I remember a leader once asking/telling me "Why are you even concerned about what that team is doing John? It is outside of your group. It is outside your role. You'll drive yourself batty thinking about that AND your day job!" I received the feedback as a classic "stay in your lane!" and remember spinning an internal narrative that pitted me against uncaring leadership. It wasn't that though. She was a very skilled leader, and worried I would burn out. From her perspective, she had hired a formal management team to deal with issues like this. It was their responsibility! I see this now, but I didn't feel that at the time.
My role had put me in touch with people from across the organization. Since I wasn't a formal manager, they trusted me with insights and perspectives. I could sense the macro currents because I worked with everyone. I saw how...
I invested an incredible amount of time in trying to help everyone involved. After work chats. Walks. Helping with retrospectives. Coaching people 1:1. Smoothing things over. And yes, I burned out. On reflection, part of the challenge is that I didn't recognize how atypical my role was! I assumed that everyone must see these things. And that if they did nothing, it was pure negligence.
What I realize now is that my perspective was UNIQUE. I was connecting dots others were not connecting. And that came at a steep cost.
This resonated a lot with me. Some people are natural managers and leaders who can focus on their team, their mission and their work. But some people are organisationally aware, and in some cases hyperaware of what’s going on all around them, and in other bits of other parts of the organisation.
The reality is that this stuff is hard to deal with, in part because you’ll only ever have a partial view of that stuff, so you will draw conclusions that are not entirely valid, but also because as John says, you’ll worry about things you cannot possibly fix and burn yourself out.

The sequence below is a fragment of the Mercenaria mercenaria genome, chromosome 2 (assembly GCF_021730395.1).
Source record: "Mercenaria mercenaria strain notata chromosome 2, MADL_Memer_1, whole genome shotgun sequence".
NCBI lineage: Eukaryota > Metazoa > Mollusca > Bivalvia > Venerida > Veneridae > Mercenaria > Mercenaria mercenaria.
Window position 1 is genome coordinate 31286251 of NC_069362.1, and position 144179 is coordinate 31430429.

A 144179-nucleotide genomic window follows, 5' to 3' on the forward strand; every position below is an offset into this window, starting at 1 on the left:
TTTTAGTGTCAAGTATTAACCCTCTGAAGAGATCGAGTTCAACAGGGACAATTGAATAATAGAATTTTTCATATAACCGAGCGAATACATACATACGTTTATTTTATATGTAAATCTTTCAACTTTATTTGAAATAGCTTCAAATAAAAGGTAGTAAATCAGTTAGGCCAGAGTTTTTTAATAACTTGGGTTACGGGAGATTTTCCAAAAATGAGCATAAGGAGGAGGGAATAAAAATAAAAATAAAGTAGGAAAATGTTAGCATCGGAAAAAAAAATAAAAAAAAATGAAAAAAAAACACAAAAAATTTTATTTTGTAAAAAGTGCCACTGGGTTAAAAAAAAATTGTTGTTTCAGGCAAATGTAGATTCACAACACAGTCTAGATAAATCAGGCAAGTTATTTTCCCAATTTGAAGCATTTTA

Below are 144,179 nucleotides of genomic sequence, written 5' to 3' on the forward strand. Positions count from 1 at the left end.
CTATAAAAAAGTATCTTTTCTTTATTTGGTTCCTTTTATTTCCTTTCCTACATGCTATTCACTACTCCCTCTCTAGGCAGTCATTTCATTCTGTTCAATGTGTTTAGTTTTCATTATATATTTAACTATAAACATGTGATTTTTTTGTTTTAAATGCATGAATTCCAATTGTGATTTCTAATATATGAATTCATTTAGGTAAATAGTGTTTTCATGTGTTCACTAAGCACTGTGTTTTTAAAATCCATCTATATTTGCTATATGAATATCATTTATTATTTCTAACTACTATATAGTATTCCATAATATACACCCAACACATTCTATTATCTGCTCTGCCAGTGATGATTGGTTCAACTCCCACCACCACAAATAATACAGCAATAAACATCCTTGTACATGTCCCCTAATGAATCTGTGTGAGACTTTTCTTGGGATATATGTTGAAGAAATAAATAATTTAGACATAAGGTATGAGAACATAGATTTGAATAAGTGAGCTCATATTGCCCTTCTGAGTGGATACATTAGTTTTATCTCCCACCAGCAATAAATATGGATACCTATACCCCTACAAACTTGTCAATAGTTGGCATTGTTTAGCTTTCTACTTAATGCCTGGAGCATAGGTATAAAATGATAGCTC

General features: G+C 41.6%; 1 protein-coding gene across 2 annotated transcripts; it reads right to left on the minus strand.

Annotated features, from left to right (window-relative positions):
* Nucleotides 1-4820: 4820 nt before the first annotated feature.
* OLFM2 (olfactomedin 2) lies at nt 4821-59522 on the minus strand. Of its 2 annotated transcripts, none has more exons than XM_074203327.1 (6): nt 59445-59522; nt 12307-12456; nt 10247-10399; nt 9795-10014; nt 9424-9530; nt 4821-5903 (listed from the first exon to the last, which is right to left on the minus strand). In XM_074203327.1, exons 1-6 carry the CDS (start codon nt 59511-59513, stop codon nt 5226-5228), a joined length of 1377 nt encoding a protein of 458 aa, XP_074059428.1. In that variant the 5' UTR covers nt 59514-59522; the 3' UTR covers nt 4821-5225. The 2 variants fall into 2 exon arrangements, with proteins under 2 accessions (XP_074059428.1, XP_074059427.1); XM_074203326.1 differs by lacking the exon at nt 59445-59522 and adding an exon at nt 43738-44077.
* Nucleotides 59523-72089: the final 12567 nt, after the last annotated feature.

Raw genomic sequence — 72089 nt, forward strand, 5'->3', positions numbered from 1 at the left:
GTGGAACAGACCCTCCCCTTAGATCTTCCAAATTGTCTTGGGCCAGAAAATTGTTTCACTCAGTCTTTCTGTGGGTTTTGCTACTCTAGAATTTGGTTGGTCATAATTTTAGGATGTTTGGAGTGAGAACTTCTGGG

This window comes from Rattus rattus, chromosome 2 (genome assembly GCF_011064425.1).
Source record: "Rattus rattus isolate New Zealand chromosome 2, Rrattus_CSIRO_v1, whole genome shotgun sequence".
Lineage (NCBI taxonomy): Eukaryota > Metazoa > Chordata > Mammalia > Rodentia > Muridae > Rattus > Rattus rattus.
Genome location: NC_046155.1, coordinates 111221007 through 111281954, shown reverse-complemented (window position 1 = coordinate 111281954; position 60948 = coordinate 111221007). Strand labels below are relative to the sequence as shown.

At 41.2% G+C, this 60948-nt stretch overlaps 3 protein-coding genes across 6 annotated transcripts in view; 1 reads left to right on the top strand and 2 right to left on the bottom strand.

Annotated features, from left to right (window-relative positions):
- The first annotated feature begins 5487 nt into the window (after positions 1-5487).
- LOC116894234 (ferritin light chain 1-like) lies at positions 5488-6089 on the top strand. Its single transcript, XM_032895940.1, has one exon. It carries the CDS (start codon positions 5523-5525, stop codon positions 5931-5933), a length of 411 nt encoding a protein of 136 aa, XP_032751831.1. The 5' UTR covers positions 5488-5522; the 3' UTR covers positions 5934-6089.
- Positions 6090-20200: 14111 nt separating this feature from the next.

In a nutshell, I'm dissatisfied with how my life is going. I can't galvanize myself to do anything. I'm on the clock right now, and here I am complaining about my life instead. I don't give a damn about my employer, or the product it makes. I can't get interested in it. I can't get excited about the tedious parts of my work, and I can't even get excited about automating and eliminating the tedious parts of my work. And it's not just my day job. I'm ostensibly working on a game on the side, but I haven't touched it in months. I'm not even sure I want to continue it, as I've been working on it for years without being able to fulfill my goals for it. And this is coming from someone who got into computer science because of video games.
Burnout, Depression and PTSD are sadly too common in our industry, and this thread has a good mix of advice from different people on what worked for them. Critically, its clear that there’s no one single thing you can do, but lots of anecdotal evidence here for a variety of ways to remember that there’s more to life than your job
Large language models (LLMs) have made a significant impact on AI research. These powerful, general models can take on a wide variety of new language tasks from a user’s instructions. However, academia, nonprofits and smaller companies' research labs find it difficult to create, study, or even use LLMs as only a few industrial labs with the necessary resources and exclusive rights can fully access them. Today, we release BLOOM , the first multilingual LLM trained in complete transparency, to change this status quo — the result of the largest collaboration of AI researchers ever involved in a single research project.
With its 176 billion parameters, BLOOM is able to generate text in 46 natural languages and 13 programming languages. For almost all of them, such as Spanish, French and Arabic, BLOOM will be the first language model with over 100B parameters ever created. This is the culmination of a year of work involving over 1000 researchers from 70+ countries and 250+ institutions, leading to a final run of 117 days (March 11 - July 6) training the BLOOM model on the Jean Zay supercomputer in the south of Paris, France thanks to a compute grant worth an estimated €3M from French research agencies CNRS and GENCI.
I’ve talked before about the power of GPT-3, Meta’s new model and the interesting capabilities of DALL-E. But one of the issues is that normally only large corporations have the resources to gather all of that text data, build a model to analyse it, and build up a Large Language Model.